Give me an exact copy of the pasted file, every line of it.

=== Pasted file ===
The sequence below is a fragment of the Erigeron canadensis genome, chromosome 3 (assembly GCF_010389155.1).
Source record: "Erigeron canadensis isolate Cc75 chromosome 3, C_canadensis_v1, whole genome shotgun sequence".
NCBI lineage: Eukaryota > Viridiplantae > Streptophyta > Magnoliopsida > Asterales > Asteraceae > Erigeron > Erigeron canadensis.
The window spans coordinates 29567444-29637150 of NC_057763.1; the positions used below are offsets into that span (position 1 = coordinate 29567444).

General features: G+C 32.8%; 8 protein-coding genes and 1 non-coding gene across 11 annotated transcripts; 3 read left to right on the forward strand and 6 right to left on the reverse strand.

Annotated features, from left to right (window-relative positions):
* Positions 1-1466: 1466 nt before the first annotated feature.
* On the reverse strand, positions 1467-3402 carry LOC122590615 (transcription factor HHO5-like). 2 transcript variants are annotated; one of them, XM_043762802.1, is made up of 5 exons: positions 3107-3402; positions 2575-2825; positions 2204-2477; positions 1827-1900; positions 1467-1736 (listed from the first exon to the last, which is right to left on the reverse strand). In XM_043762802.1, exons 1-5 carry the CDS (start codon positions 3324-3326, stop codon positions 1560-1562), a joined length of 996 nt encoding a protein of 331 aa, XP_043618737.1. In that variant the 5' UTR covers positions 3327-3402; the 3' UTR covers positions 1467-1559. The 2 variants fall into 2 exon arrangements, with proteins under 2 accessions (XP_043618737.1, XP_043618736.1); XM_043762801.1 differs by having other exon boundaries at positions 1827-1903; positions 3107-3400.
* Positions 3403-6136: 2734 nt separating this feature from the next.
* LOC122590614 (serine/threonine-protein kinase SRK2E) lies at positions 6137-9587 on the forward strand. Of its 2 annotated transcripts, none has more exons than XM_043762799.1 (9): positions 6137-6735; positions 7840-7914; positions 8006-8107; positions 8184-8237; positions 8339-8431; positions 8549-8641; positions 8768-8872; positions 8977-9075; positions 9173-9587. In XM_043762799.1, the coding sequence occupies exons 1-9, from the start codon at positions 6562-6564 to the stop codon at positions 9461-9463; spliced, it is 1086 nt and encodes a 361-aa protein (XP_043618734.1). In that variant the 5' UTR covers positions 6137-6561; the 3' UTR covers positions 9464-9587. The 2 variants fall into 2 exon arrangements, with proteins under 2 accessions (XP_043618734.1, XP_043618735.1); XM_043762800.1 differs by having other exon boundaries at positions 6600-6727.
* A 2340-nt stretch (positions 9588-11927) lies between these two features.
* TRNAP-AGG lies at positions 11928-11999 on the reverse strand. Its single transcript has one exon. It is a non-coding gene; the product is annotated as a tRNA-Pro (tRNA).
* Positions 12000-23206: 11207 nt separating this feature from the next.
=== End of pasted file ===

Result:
The sequence below is a fragment of the Erigeron canadensis genome, chromosome 3 (assembly GCF_010389155.1).
Source record: "Erigeron canadensis isolate Cc75 chromosome 3, C_canadensis_v1, whole genome shotgun sequence".
NCBI lineage: Eukaryota > Viridiplantae > Streptophyta > Magnoliopsida > Asterales > Asteraceae > Erigeron > Erigeron canadensis.
The window spans coordinates 29567444-29637150 of NC_057763.1; the positions used below are offsets into that span (position 1 = coordinate 29567444).

General features: G+C 32.8%; 8 protein-coding genes and 1 non-coding gene across 11 annotated transcripts; 3 read left to right on the forward strand and 6 right to left on the reverse strand.

Annotated features, from left to right (window-relative positions):
* Positions 1-1466: 1466 nt before the first annotated feature.
* On the reverse strand, positions 1467-3402 carry LOC122590615 (transcription factor HHO5-like). 2 transcript variants are annotated; one of them, XM_043762802.1, is made up of 5 exons: positions 3107-3402; positions 2575-2825; positions 2204-2477; positions 1827-1900; positions 1467-1736 (listed from the first exon to the last, which is right to left on the reverse strand). In XM_043762802.1, exons 1-5 carry the CDS (start codon positions 3324-3326, stop codon positions 1560-1562), a joined length of 996 nt encoding a protein of 331 aa, XP_043618737.1. In that variant the 5' UTR covers positions 3327-3402; the 3' UTR covers positions 1467-1559. The 2 variants fall into 2 exon arrangements, with proteins under 2 accessions (XP_043618737.1, XP_043618736.1); XM_043762801.1 differs by having other exon boundaries at positions 1827-1903; positions 3107-3400.
* Positions 3403-6136: 2734 nt separating this feature from the next.
* LOC122590614 (serine/threonine-protein kinase SRK2E) lies at positions 6137-9587 on the forward strand. Of its 2 annotated transcripts, none has more exons than XM_043762799.1 (9): positions 6137-6735; positions 7840-7914; positions 8006-8107; positions 8184-8237; positions 8339-8431; positions 8549-8641; positions 8768-8872; positions 8977-9075; positions 9173-9587. In XM_043762799.1, the coding sequence occupies exons 1-9, from the start codon at positions 6562-6564 to the stop codon at positions 9461-9463; spliced, it is 1086 nt and encodes a 361-aa protein (XP_043618734.1). In that variant the 5' UTR covers positions 6137-6561; the 3' UTR covers positions 9464-9587. The 2 variants fall into 2 exon arrangements, with proteins under 2 accessions (XP_043618734.1, XP_043618735.1); XM_043762800.1 differs by having other exon boundaries at positions 6600-6727.
* A 2340-nt stretch (positions 9588-11927) lies between these two features.
* TRNAP-AGG lies at positions 11928-11999 on the reverse strand. Its single transcript has one exon. It is a non-coding gene; the product is annotated as a tRNA-Pro (tRNA).
* Positions 12000-23206: 11207 nt separating this feature from the next.